I am dating myself, but…here goes…I was a punk, no, I am a punk.
Punk has played such a significant role in my life, then as a teenager now as a not teenager. My politics, my interactions, the way I view the world; have all been shaped by punk. It was the late 70’s; I was a teenager who just didn’t feel like I fit in. There was a group of us who couldn’t look at the world around us with optimism. We hung out together, discovering music, books, fashion and ourselves. We shopped at thrift stores and dyed our hair in an effort to recognize each other. Do you see that kid with the purple hair coming towards you, wearing ripped jeans and a leather jacket, that style is his nametag, his calling card. If you saw him, you knew he probably felt as alienated as you did, he in all probability listened to the same music, went to the same places. “What people don’t understand is when punk started it was so innocent and not aware of being looked at or being a phenomenon and that’s what everyone gets wrong. You can’t consciously create something that’s important, it’s a combination of chemistry, conditions, the environment, everything.”- Siouxsie Sioux, singer/songwriter, formerly of Siouxsie and the Banshees.
The problem with the obvious appearance is that those who don’t like those members of a subculture such as punk can also recognize you. You can become a target. So much so that Manchester, England has just included punks, emo, Goth and metallers in their hate crime laws. “Greater Manchester Police is to become the first force in the country to officially record such offences in the same way as those based on disability, race, religion and sexual orientation.”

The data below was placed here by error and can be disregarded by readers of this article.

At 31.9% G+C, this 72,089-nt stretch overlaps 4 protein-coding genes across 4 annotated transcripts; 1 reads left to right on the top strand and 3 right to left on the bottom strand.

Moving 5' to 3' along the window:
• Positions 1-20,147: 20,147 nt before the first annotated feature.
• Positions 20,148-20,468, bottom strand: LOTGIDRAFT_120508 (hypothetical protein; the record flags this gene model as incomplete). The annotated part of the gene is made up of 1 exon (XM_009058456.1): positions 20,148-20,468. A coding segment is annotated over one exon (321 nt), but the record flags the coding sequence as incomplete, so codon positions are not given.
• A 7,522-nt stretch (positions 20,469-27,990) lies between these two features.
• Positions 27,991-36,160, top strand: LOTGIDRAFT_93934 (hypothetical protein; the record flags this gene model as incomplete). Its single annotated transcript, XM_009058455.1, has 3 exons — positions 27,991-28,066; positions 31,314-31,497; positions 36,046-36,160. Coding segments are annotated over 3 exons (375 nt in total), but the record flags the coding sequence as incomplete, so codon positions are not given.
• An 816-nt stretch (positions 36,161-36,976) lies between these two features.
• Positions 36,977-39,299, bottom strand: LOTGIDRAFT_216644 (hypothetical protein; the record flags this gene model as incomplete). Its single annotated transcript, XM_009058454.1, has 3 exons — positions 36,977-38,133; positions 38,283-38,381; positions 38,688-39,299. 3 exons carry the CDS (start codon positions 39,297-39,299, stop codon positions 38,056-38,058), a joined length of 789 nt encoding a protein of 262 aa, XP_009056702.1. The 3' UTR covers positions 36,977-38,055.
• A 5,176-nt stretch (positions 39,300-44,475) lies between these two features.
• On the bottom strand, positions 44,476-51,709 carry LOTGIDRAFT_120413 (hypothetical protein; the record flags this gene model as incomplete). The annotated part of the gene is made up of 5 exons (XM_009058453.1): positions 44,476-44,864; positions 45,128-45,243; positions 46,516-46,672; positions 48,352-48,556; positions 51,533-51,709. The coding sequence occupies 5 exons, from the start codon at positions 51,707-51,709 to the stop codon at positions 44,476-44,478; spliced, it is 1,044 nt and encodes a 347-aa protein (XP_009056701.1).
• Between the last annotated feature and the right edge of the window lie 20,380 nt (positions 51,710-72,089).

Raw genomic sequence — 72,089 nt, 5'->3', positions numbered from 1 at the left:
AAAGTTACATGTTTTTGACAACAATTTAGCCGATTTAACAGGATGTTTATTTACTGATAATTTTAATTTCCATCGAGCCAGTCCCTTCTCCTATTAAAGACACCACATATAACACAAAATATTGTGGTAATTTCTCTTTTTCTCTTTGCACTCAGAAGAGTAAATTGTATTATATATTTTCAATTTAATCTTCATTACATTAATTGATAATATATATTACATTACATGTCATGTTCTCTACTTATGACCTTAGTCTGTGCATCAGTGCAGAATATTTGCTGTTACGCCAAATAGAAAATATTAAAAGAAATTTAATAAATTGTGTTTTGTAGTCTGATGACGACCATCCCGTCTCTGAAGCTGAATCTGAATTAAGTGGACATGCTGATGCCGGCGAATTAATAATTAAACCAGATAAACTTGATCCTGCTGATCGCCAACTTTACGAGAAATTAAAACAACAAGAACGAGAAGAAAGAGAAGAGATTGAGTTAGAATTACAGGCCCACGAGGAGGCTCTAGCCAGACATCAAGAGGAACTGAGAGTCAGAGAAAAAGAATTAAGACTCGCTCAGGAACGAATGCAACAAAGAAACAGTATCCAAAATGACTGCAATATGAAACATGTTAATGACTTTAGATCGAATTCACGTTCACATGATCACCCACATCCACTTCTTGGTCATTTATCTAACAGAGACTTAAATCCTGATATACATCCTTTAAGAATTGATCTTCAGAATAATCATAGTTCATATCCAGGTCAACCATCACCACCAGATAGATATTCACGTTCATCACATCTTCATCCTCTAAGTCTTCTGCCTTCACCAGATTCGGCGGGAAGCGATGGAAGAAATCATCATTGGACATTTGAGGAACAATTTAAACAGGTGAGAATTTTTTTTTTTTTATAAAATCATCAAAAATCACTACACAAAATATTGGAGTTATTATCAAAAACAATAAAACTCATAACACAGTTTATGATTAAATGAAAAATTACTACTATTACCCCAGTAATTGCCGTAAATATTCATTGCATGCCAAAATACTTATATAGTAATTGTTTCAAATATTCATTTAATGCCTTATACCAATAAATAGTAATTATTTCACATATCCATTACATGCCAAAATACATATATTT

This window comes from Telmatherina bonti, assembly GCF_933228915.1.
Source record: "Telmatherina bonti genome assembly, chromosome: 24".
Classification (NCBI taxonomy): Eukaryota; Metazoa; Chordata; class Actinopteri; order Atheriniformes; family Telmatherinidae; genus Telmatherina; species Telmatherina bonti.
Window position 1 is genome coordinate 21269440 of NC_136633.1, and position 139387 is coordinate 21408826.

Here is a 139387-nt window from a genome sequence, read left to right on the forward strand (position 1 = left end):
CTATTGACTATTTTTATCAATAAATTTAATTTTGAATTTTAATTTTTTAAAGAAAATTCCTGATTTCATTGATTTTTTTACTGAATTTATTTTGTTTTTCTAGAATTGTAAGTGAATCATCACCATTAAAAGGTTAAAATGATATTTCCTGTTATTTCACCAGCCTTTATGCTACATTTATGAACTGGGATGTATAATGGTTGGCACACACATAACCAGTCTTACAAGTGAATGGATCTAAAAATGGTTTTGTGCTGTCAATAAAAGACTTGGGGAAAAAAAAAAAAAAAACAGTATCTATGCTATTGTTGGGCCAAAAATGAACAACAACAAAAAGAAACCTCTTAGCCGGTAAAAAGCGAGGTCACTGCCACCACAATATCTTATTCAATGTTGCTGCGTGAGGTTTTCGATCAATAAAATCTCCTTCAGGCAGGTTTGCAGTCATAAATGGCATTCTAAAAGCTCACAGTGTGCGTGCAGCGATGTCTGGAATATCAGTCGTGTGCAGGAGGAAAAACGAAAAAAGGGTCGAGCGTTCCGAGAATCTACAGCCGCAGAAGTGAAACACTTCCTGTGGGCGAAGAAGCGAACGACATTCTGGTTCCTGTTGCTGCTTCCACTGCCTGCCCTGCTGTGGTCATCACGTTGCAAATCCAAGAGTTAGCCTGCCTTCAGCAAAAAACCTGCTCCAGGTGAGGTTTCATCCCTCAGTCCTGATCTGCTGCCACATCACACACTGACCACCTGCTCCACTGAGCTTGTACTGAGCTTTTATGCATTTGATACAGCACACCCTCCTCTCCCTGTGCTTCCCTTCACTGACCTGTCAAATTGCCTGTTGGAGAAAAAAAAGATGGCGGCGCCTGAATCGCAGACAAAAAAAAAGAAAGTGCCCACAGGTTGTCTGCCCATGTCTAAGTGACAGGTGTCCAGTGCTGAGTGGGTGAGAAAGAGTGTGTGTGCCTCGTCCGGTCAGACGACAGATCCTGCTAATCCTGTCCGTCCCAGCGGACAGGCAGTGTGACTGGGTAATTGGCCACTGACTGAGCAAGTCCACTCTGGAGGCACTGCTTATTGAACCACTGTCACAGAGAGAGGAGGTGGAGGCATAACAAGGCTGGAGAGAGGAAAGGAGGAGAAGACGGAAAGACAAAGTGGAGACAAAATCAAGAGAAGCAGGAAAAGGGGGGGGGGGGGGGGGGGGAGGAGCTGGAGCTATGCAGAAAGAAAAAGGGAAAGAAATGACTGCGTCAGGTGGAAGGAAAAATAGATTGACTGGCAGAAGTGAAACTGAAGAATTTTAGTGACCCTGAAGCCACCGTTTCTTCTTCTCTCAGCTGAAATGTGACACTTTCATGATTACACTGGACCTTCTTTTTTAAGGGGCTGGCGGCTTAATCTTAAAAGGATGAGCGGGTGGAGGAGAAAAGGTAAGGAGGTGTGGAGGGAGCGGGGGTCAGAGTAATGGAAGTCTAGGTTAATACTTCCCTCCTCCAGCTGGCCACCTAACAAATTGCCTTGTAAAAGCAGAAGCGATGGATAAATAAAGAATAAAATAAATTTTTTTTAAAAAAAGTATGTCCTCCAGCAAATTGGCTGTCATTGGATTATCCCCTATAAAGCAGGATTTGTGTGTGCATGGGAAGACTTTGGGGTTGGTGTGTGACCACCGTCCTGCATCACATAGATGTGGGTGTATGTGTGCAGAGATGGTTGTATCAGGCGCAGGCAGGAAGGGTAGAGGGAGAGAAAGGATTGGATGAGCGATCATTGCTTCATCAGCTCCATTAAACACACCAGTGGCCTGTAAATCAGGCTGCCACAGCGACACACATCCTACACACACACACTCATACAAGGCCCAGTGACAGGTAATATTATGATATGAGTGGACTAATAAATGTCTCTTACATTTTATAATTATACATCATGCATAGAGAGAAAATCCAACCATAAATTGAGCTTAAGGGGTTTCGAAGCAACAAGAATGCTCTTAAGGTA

“The move means victims of crime who feel they have been targeted because of their distinctive clothing, hairstyle and even musical tastes will receive special support from the police.” By Martin Evans, Crime Correspondent, Telegraph Media Group Limited 2014, http://www.telegraph.co.uk/news/uknews/law-and-order/9969457/Hate-crimes-to-include-attacks-on-punks-goths-and-metallers.html
Punk is a set of cultural artifacts and practices. Punk related ideologies are mostly concerned with individual freedom and anti-establishment views. “Punk rock is just another word for freedom.”- Patti Smith, American singer-songwriter, poet and visual artist, who became a highly influential component of the New York City punk rock movement, It was non-conformity, anti-capitalism, anti-everything. But the rebellion became mainstream style, punk became new wave, punk’s message became so diluted with its style that it became lost. “A guy walks up to me and asks ‘What’s Punk?’ So I kick over a garbage can and say ‘That’s punk!’ So he kicks over a garbage can and says ‘That’s punk?’ and I say ‘No, that’s trendy!’”— Billie Joe Armstrong, lead singer Green Day. We couldn’t pick each other out of a crowd anymore. Now everyone was wearing safety pins as earrings. Conform to its non-conformity. “Punk is...